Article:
Quota Int’l turns over newborn screening machine to city
The city government was optimistic about a more efficient implementation of the newborn screening law after the New York-based Quota International turned over to the city government an auto acoustic emission machine for newborn screening.
“This machine is for the screening of newborns for the detection of hearing loss,” Dr. Marilyn Navales, the regional director of Quota International, said.
Quota International, Inc. is an international service organization that provides basic needs to women and children, the deaf, and persons with difficulty in hearing around the world.
Navales said one out of 17 newborns is usually detected to have hearing loss. Quota’s advocacy is to ensure that newborn children get early detection so they could be provided with the proper healthcare for their conditions.
Republic Act No. 9709, which was approved in 2009, established a universal newborn hearing screening program (UNHSP) for the prevention, early diagnosis and intervention of hearing loss.
The UNHSP aims to institutionalize measures for the prevention and early diagnosis of congenital hearing loss among newborns.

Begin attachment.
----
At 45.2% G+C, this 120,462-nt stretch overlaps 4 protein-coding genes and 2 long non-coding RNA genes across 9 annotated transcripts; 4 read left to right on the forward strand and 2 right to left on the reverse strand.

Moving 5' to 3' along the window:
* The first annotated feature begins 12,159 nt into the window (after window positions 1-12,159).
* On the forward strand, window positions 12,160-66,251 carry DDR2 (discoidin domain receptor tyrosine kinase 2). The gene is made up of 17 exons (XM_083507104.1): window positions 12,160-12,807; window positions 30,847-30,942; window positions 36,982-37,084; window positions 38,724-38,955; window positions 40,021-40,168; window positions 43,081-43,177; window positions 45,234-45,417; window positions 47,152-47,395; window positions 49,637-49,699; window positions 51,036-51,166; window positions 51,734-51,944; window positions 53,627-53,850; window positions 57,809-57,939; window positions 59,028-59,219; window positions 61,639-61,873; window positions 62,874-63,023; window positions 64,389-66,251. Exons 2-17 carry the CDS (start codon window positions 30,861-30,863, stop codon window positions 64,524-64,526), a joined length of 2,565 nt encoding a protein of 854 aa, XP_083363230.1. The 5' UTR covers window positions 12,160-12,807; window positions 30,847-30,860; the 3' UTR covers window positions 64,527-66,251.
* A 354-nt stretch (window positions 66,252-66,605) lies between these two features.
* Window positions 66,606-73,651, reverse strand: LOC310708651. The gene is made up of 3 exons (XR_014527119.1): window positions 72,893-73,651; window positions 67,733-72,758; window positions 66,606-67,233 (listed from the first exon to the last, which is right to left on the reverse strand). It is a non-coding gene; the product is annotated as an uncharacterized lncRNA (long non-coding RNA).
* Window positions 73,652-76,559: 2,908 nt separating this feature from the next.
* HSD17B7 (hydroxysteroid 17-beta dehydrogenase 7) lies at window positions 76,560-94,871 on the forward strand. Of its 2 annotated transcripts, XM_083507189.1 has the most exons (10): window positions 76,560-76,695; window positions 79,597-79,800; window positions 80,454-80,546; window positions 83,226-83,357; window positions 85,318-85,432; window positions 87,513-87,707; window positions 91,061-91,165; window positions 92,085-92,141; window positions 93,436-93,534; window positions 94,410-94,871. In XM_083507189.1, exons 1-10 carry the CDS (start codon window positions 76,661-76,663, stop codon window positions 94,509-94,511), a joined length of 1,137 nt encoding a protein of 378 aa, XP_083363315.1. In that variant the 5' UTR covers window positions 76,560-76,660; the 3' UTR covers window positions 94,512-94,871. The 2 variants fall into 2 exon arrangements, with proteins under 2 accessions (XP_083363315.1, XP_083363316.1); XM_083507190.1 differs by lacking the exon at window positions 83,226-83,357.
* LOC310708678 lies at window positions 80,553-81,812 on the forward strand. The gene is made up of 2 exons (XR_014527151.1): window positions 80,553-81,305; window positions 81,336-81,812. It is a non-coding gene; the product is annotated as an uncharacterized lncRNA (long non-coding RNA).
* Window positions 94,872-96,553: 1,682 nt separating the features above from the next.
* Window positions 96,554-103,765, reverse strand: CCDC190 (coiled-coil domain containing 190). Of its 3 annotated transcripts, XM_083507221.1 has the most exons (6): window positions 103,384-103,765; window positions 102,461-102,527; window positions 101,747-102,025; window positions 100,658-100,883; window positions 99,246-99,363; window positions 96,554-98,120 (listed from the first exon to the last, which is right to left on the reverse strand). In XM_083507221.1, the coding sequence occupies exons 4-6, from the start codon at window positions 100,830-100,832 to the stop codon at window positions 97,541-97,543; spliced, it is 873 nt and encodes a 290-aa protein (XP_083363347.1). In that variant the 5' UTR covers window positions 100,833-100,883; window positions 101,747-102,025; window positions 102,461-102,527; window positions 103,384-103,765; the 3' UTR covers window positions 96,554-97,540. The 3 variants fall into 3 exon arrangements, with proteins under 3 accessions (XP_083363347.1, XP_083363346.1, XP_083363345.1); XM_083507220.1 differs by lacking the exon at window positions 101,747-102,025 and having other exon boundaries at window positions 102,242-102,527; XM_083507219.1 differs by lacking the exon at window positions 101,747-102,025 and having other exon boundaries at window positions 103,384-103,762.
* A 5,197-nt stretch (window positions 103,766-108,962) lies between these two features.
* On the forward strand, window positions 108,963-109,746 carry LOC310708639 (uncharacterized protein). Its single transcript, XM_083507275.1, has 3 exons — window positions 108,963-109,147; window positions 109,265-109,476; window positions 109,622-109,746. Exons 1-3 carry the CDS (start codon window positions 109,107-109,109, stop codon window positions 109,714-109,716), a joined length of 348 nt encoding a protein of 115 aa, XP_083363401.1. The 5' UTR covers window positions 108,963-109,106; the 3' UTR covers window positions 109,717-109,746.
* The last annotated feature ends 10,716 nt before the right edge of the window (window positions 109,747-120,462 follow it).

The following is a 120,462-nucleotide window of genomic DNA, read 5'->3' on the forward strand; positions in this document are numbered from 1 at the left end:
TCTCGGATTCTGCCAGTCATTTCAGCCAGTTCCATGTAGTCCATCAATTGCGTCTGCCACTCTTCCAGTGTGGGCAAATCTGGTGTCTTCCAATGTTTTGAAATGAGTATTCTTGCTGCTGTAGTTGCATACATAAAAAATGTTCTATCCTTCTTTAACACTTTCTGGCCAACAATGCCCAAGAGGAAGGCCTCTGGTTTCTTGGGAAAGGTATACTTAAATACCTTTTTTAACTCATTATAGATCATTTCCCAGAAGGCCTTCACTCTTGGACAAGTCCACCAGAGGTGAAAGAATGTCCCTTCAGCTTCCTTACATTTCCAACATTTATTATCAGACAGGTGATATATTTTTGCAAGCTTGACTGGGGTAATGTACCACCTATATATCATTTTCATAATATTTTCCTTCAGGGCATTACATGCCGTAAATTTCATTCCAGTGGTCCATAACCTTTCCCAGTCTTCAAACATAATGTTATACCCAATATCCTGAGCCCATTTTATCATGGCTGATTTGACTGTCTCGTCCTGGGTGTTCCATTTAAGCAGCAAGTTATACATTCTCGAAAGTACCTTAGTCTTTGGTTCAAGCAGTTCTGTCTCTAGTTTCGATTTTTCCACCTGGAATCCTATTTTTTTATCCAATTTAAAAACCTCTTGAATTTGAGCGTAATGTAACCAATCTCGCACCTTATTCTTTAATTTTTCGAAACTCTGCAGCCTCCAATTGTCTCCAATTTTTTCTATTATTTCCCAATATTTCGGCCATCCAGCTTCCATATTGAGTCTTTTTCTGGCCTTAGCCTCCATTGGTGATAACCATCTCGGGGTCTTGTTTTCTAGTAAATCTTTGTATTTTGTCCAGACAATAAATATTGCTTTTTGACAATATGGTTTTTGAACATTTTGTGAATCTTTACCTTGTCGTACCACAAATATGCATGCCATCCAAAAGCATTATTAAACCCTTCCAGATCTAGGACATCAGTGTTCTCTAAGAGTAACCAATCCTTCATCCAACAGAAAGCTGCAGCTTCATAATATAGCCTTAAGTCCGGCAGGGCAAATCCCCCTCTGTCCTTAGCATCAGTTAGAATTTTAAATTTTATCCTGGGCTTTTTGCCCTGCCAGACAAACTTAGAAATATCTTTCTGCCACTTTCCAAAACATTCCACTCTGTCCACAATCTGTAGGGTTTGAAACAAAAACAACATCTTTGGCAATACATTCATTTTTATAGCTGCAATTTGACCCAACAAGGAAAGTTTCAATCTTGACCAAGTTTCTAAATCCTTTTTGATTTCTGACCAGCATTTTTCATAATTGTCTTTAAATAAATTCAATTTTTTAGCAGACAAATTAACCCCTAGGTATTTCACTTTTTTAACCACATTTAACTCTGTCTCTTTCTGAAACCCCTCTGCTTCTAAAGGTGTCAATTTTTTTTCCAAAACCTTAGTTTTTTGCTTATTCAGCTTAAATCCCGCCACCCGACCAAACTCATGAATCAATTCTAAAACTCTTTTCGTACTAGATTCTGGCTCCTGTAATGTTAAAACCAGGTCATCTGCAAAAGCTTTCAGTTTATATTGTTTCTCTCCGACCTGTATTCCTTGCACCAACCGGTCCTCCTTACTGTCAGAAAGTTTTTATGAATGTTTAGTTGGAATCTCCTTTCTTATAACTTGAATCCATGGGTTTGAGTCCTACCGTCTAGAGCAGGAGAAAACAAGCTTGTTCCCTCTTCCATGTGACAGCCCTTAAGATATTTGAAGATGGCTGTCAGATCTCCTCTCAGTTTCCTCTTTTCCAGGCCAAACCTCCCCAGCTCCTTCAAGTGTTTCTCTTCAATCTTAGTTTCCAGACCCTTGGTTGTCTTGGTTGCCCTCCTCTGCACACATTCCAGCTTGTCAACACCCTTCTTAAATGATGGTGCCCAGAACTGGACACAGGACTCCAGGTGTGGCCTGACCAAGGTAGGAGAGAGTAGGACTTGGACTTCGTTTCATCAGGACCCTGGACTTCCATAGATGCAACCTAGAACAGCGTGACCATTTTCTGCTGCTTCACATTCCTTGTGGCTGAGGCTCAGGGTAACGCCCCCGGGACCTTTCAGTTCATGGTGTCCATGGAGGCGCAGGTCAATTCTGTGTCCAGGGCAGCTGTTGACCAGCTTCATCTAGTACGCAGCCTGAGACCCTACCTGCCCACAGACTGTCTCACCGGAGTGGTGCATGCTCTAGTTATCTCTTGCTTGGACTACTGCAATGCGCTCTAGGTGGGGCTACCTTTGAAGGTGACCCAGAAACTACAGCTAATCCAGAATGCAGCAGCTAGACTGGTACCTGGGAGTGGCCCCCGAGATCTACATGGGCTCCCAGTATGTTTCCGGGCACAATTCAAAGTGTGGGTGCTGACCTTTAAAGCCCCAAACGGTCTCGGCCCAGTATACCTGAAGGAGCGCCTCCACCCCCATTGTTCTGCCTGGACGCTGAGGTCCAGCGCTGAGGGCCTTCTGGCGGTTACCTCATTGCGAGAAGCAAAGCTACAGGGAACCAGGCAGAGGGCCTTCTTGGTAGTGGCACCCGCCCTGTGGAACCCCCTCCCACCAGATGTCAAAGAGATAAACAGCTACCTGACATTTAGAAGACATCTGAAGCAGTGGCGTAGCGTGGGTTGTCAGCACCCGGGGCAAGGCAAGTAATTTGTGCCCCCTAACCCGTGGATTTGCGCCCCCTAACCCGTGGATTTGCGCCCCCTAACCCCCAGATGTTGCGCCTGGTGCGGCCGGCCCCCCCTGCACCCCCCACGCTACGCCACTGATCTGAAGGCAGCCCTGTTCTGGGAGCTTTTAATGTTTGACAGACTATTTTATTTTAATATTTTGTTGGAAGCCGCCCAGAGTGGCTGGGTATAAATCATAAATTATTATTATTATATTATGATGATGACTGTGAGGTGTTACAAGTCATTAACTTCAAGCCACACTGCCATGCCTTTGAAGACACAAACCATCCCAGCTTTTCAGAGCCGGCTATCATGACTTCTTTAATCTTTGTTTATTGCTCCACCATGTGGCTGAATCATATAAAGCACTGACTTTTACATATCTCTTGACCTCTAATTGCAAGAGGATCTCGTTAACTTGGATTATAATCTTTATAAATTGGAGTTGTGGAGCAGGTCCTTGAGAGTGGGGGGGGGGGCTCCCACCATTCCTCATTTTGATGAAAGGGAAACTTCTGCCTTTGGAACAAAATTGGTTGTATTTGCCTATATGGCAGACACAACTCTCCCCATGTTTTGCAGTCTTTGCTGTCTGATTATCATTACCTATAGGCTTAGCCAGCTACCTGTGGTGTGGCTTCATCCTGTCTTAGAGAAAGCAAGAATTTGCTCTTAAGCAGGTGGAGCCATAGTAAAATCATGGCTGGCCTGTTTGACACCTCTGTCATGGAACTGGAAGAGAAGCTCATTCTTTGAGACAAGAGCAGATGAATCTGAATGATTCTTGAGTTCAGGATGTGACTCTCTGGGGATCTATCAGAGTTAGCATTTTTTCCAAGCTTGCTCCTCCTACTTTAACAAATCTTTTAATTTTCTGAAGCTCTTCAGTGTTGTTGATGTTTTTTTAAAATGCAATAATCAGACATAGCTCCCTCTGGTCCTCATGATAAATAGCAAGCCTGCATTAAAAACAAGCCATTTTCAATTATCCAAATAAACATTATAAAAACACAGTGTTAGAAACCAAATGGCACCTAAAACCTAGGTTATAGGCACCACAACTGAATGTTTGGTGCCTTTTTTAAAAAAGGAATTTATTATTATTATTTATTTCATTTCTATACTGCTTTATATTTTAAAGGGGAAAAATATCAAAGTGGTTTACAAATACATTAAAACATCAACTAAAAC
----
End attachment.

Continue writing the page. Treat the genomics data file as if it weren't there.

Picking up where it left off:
The law mandates the conduct of newborn hearing loss screening for all infants born in hospitals. Those not born in hospitals should be screened within the first three months after birth.
The newborn screening machine for hearing loss detection is worth P350,000 and it will be placed at the City Health Office (CHO).
“We are putting this in a government facility so that newborns from the far-flung areas or outside the city can avail of the service,” Navales said.
Quota International, Inc. also donated a similar machine in 2005 for its hearing screening program – in partnership with the Brokenshire Hospital of Davao.
“Newborn screening for hearing loss detection is very important as it will affect the learning capacity of the child
very early,” she said.
Health is one of the 10 programs that Mayor Inday had identified as her priorities. CIO